With so much success from those very first single releases, how does it feel to now have her debut album out?

“It feels good. It’s always a little bit scary when you have it finished. You start over-thinking everything. It’s released now and there’s nothing you can do about it. I’m just happy that it’s out. I had been listening to mixes and thinking, ‘This song is too long’ or ‘I hate the bridge’. I’m sorry everyone, take it back!”

When we talk it’s really not long since the album release, so feedback has been minimal.

“The only things I’ve heard is from people messaging me and it hasn’t been hate, which is nice. And people’s favourites are my favourites which is nice. That’s not normally the case but it is in this case.”

So that’s something learned from her two preceding EP releases?

“Yeah, my favourite is always the one no one gives a damn about. My favourites in ‘Stella & Steve’ were Blu and Monsta and those were the two that the least amount of people listened to. In ‘Fire on Marzz’, Want Me Back was my favourite, and that was the least streamed as well! What can you do? I’m just happy anyone is listening to my music, honestly.”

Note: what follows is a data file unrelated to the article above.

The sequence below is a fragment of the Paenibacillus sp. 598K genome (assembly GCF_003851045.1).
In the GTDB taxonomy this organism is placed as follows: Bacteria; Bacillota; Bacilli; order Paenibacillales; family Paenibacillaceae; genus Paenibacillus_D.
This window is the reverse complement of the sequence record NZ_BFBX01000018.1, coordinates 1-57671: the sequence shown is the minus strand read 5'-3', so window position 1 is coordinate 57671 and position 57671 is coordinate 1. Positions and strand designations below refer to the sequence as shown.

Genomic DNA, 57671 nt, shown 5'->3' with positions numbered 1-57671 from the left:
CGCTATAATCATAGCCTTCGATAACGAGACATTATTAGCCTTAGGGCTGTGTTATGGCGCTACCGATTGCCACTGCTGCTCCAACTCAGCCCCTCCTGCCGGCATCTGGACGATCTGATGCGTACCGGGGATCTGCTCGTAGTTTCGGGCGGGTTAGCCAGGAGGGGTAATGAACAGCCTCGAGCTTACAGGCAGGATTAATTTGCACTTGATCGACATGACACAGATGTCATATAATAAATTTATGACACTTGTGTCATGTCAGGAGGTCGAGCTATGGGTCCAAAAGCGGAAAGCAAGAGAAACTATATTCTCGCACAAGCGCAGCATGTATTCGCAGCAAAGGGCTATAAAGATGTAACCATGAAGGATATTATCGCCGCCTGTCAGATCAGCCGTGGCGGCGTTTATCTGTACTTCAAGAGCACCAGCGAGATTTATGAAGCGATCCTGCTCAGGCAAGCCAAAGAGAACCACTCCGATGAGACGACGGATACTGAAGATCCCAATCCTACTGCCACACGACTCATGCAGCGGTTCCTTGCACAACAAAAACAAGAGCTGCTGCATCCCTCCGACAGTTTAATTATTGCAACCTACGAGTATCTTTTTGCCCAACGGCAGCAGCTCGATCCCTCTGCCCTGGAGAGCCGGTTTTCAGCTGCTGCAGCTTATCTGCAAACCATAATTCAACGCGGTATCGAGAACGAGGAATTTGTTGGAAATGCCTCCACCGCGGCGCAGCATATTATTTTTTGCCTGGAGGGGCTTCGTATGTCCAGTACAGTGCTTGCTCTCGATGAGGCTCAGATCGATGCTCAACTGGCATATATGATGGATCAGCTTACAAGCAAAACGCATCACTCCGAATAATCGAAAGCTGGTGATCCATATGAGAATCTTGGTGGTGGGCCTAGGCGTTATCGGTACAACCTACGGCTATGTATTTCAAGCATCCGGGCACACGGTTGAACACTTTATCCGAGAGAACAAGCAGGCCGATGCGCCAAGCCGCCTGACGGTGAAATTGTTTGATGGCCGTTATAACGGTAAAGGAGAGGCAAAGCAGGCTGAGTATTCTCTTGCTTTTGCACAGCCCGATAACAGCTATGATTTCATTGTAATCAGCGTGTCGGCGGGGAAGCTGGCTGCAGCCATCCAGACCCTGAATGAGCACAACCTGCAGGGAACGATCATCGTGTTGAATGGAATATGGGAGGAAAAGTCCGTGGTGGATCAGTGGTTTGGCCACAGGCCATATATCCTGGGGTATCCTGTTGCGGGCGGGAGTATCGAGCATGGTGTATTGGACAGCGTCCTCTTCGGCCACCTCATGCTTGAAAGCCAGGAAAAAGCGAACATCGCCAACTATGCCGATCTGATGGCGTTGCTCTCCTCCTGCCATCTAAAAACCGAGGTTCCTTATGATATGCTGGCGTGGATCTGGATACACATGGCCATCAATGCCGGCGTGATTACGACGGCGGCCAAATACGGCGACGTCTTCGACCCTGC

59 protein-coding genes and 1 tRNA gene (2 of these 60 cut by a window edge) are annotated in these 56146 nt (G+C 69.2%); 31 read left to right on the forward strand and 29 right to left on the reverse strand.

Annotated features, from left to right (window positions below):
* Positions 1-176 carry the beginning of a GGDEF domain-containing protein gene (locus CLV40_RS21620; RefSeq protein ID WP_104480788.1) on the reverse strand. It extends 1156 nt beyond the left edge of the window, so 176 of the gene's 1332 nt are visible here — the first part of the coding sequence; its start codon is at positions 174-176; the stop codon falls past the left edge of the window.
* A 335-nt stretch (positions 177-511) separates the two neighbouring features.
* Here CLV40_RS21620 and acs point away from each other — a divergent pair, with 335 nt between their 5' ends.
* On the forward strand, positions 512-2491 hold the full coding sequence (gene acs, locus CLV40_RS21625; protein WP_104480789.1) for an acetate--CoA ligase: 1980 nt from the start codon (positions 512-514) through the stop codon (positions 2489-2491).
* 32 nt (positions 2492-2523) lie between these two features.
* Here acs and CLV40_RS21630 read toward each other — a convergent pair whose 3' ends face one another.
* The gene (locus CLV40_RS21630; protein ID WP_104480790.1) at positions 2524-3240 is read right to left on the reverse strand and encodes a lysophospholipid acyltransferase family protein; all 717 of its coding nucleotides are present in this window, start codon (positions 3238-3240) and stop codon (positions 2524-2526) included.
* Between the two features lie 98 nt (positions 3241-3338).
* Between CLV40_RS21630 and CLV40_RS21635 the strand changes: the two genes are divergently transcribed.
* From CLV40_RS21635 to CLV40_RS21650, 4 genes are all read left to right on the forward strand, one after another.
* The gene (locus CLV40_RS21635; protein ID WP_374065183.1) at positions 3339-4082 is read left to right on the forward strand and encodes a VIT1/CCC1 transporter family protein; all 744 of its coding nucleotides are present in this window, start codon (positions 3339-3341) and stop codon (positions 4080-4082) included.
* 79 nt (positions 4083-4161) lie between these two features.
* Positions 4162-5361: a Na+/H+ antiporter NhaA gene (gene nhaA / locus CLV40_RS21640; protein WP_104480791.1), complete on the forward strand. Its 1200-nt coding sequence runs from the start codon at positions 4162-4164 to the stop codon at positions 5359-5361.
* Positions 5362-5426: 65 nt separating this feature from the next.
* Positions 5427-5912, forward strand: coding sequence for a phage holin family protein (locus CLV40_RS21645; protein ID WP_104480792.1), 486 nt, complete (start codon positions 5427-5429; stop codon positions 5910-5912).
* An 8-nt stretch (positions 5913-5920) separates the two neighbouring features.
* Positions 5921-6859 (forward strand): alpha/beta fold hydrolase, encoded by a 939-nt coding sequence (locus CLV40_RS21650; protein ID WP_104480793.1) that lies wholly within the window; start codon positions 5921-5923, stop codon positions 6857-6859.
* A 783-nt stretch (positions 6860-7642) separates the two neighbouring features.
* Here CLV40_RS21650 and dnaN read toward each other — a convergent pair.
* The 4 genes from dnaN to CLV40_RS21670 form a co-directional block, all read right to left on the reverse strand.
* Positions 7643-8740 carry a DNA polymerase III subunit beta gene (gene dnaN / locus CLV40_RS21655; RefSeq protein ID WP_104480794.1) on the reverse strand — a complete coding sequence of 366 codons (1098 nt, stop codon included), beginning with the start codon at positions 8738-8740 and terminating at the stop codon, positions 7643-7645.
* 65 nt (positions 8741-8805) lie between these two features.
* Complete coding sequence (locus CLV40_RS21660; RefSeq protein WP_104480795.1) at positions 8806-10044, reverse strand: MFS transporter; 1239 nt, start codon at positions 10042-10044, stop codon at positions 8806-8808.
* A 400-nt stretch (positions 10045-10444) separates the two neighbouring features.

The songwriting process starts in her small home studio set up.

“I’ve got a mic, an interface, a guitar and a keyboard and speakers. And I use Logic. I play myself a bunch of songs that I love and I find elements in them that I maybe somehow want to incorporate into a song. Maybe it’s a synth sound or something. I’ll get them down. Drums are always a good thing to put down. And then I’ll just freestyle melody and vocal ideas and write my lyrics.
“Some songs can take one session, which is like maybe seven hours. I usually go back though. I’ll have a song and then I’ll go back to it and edit it up.”